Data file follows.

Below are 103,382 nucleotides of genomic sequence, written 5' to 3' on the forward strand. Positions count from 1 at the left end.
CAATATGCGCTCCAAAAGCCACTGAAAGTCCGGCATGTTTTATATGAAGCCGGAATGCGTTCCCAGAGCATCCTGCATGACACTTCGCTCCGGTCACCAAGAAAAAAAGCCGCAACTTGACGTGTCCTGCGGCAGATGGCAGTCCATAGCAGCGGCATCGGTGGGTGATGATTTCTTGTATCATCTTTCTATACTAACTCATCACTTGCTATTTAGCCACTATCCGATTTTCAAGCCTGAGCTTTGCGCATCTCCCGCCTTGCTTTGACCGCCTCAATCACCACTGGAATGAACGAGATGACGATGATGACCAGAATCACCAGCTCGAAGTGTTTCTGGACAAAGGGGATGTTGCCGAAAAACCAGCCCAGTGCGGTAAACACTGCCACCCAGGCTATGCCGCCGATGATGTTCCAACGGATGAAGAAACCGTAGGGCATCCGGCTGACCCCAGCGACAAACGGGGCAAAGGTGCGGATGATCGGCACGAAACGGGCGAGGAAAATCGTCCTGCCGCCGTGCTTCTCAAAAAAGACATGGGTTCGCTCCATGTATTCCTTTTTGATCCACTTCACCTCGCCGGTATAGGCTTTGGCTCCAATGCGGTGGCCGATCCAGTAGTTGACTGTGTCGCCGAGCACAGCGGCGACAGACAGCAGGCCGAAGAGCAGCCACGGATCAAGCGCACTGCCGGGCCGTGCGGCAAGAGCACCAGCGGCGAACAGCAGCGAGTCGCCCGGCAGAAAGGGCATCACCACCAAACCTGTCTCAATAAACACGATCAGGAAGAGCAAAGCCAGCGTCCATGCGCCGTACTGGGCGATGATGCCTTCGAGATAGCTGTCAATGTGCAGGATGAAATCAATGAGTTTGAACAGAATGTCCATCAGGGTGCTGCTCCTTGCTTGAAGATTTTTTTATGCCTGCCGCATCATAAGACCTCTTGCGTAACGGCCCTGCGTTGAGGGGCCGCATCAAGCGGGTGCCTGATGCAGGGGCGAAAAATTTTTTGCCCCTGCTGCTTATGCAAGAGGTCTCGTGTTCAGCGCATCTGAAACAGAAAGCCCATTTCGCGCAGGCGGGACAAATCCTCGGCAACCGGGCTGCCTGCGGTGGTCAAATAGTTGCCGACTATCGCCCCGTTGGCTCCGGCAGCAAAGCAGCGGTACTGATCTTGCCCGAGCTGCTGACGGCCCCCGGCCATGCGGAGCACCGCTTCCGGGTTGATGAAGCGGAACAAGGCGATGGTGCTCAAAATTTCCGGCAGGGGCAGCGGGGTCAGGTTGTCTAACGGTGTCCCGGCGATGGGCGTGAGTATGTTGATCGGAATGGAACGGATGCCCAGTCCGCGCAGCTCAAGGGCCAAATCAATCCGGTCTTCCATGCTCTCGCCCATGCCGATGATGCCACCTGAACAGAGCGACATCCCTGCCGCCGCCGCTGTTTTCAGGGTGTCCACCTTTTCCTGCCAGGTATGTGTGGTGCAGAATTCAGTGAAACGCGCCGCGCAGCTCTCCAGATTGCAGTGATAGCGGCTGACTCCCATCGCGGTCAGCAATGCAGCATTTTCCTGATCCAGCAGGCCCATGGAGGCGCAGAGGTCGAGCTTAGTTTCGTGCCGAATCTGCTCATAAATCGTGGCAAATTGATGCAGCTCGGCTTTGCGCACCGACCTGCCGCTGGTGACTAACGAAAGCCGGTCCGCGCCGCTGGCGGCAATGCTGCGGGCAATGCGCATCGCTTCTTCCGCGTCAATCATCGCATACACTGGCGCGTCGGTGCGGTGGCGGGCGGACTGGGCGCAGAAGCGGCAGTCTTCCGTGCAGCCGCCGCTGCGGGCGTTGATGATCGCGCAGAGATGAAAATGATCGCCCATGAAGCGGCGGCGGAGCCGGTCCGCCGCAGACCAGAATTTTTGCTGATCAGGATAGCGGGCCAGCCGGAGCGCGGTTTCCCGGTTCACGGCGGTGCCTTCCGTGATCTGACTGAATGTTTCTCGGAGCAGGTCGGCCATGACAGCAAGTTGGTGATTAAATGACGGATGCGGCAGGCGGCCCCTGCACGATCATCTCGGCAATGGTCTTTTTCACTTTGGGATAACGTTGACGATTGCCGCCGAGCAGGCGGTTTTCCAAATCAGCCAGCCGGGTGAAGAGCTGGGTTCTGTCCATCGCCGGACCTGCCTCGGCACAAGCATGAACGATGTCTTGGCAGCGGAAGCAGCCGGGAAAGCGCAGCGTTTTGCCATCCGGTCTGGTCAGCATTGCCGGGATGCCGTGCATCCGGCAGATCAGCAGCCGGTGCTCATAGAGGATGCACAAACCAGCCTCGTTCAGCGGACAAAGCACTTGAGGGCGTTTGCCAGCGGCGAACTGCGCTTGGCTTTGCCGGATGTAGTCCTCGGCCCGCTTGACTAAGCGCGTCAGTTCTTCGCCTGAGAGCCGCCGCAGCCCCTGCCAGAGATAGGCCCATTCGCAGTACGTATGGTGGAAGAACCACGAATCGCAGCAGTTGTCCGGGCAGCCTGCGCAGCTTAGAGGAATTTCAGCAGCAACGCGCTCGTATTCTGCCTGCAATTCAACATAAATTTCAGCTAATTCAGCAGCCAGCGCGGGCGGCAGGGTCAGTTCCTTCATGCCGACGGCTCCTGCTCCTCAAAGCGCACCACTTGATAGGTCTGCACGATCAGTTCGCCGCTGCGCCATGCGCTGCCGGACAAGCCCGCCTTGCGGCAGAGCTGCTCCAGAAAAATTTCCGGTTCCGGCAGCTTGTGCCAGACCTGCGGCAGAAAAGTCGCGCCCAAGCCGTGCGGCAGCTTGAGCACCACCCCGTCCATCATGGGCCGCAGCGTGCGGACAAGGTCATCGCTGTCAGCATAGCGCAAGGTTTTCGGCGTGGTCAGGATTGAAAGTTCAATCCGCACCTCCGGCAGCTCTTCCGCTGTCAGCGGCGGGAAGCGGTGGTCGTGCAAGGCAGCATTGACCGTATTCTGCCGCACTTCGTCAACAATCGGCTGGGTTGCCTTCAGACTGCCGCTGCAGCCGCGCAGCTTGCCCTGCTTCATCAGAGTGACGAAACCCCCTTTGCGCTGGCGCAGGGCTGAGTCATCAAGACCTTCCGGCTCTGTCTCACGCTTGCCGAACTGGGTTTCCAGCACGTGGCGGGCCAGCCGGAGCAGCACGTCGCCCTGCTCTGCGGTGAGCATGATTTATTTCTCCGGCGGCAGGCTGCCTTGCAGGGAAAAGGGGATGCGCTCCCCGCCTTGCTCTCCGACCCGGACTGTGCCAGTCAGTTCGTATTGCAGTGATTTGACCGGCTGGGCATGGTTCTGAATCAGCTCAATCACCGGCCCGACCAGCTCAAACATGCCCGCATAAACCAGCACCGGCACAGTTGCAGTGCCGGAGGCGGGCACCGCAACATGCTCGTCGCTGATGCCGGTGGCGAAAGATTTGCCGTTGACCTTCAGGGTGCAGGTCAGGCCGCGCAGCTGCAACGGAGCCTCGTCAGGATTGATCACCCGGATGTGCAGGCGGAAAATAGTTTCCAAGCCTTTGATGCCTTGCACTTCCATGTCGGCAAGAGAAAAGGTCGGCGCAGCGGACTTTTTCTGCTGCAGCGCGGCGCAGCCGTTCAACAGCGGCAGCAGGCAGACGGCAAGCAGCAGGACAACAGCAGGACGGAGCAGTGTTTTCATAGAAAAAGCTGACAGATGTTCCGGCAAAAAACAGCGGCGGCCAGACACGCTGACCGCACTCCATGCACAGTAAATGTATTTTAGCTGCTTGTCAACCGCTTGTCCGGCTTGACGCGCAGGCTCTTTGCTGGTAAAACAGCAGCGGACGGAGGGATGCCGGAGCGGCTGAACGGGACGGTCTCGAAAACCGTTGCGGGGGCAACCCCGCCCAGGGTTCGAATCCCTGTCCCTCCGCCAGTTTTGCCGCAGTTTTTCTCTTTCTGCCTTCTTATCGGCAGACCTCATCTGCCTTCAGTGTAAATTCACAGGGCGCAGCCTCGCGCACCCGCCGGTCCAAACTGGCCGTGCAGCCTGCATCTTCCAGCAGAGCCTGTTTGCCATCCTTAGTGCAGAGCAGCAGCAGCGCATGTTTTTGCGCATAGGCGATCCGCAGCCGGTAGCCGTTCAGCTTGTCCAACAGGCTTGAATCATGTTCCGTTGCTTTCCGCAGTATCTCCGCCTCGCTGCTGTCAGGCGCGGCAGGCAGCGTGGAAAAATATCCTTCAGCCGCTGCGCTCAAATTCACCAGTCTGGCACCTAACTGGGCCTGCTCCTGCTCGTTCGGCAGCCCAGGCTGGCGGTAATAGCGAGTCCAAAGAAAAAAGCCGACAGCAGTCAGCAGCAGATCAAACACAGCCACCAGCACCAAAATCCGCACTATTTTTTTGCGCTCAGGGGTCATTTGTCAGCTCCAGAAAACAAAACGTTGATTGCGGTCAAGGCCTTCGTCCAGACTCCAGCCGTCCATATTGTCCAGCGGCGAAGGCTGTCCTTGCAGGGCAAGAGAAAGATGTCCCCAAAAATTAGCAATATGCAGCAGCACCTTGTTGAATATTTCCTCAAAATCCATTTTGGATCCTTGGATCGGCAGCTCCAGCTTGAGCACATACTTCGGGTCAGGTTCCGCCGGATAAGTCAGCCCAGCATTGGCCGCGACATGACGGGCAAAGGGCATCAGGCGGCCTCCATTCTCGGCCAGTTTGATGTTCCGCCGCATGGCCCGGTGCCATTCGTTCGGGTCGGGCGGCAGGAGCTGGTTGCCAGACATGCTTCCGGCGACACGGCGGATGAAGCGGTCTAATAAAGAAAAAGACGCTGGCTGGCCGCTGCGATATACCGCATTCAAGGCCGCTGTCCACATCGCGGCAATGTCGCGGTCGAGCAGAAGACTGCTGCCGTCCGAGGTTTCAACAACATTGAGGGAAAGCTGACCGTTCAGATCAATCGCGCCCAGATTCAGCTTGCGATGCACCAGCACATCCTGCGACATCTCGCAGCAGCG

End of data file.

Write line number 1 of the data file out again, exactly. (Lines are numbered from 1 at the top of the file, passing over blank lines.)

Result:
Below are 103,382 nucleotides of genomic sequence, written 5' to 3' on the forward strand. Positions count from 1 at the left end.